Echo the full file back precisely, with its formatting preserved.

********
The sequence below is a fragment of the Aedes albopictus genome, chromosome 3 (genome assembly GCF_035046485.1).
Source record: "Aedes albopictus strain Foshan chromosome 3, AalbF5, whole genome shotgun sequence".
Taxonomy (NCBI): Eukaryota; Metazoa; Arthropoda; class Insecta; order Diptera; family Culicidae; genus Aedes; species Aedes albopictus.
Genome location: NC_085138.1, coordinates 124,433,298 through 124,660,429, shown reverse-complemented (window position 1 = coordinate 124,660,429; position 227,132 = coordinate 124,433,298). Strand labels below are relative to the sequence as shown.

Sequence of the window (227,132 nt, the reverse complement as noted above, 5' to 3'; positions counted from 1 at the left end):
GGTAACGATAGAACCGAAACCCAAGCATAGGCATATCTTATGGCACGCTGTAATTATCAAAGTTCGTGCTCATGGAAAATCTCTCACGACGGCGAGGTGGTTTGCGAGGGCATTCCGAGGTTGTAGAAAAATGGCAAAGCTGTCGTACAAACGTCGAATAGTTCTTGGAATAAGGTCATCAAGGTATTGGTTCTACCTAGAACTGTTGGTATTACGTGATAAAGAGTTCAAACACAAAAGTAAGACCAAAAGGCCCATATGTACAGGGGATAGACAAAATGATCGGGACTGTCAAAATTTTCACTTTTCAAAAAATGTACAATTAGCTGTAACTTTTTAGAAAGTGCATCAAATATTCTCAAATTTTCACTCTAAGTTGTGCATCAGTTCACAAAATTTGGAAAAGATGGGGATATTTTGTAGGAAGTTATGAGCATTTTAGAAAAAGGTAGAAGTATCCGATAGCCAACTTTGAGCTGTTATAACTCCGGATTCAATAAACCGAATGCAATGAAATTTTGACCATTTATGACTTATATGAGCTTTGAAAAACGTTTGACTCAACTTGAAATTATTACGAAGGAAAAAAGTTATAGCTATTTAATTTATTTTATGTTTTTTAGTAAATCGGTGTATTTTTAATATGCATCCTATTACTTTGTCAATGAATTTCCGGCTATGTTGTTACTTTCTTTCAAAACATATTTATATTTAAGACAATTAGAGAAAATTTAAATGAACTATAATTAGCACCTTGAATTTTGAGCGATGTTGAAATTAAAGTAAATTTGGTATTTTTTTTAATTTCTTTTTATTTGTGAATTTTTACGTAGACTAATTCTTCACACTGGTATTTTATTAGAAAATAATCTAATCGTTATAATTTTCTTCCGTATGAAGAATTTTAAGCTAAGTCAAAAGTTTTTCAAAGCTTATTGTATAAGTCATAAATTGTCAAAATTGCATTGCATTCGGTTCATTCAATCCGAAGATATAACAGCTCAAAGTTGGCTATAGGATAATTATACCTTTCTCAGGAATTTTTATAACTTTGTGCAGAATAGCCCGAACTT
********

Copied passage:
The sequence below is a fragment of the Aedes albopictus genome, chromosome 3 (genome assembly GCF_035046485.1).
Source record: "Aedes albopictus strain Foshan chromosome 3, AalbF5, whole genome shotgun sequence".
Taxonomy (NCBI): Eukaryota; Metazoa; Arthropoda; class Insecta; order Diptera; family Culicidae; genus Aedes; species Aedes albopictus.
Genome location: NC_085138.1, coordinates 124,433,298 through 124,660,429, shown reverse-complemented (window position 1 = coordinate 124,660,429; position 227,132 = coordinate 124,433,298). Strand labels below are relative to the sequence as shown.

Sequence of the window (227,132 nt, the reverse complement as noted above, 5' to 3'; positions counted from 1 at the left end):
GGTAACGATAGAACCGAAACCCAAGCATAGGCATATCTTATGGCACGCTGTAATTATCAAAGTTCGTGCTCATGGAAAATCTCTCACGACGGCGAGGTGGTTTGCGAGGGCATTCCGAGGTTGTAGAAAAATGGCAAAGCTGTCGTACAAACGTCGAATAGTTCTTGGAATAAGGTCATCAAGGTATTGGTTCTACCTAGAACTGTTGGTATTACGTGATAAAGAGTTCAAACACAAAAGTAAGACCAAAAGGCCCATATGTACAGGGGATAGACAAAATGATCGGGACTGTCAAAATTTTCACTTTTCAAAAAATGTACAATTAGCTGTAACTTTTTAGAAAGTGCATCAAATATTCTCAAATTTTCACTCTAAGTTGTGCATCAGTTCACAAAATTTGGAAAAGATGGGGATATTTTGTAGGAAGTTATGAGCATTTTAGAAAAAGGTAGAAGTATCCGATAGCCAACTTTGAGCTGTTATAACTCCGGATTCAATAAACCGAATGCAATGAAATTTTGACCATTTATGACTTATATGAGCTTTGAAAAACGTTTGACTCAACTTGAAATTATTACGAAGGAAAAAAGTTATAGCTATTTAATTTATTTTATGTTTTTTAGTAAATCGGTGTATTTTTAATATGCATCCTATTACTTTGTCAATGAATTTCCGGCTATGTTGTTACTTTCTTTCAAAACATATTTATATTTAAGACAATTAGAGAAAATTTAAATGAACTATAATTAGCACCTTGAATTTTGAGCGATGTTGAAATTAAAGTAAATTTGGTATTTTTTTTAATTTCTTTTTATTTGTGAATTTTTACGTAGACTAATTCTTCACACTGGTATTTTATTAGAAAATAATCTAATCGTTATAATTTTCTTCCGTATGAAGAATTTTAAGCTAAGTCAAAAGTTTTTCAAAGCTTATTGTATAAGTCATAAATTGTCAAAATTGCATTGCATTCGGTTCATTCAATCCGAAGATATAACAGCTCAAAGTTGGCTATAGGATAATTATACCTTTCTCAGGAATTTTTATAACTTTGTGCAGAATAGCCCGAACTT